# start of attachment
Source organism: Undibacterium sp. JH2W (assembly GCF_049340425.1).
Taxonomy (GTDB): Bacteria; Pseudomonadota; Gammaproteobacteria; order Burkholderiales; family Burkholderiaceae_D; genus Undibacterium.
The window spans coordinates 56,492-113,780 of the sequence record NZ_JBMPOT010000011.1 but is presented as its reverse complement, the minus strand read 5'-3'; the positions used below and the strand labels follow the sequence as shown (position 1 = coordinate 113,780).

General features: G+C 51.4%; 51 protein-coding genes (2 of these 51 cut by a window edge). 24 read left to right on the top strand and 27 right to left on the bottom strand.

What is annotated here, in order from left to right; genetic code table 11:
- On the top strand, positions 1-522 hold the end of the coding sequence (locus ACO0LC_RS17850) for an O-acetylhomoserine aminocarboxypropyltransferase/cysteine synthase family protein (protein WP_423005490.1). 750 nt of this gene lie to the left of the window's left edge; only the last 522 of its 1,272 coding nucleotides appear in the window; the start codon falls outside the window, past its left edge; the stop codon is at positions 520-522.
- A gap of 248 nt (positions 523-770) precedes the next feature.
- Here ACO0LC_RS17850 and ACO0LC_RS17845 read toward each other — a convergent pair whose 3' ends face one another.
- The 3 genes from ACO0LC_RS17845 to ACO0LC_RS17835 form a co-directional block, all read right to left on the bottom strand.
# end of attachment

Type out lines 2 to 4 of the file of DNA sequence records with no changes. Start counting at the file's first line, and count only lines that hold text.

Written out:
Taxonomy (GTDB): Bacteria; Pseudomonadota; Gammaproteobacteria; order Burkholderiales; family Burkholderiaceae_D; genus Undibacterium.
The window spans coordinates 56,492-113,780 of the sequence record NZ_JBMPOT010000011.1 but is presented as its reverse complement, the minus strand read 5'-3'; the positions used below and the strand labels follow the sequence as shown (position 1 = coordinate 113,780).

General features: G+C 51.4%; 51 protein-coding genes (2 of these 51 cut by a window edge). 24 read left to right on the top strand and 27 right to left on the bottom strand.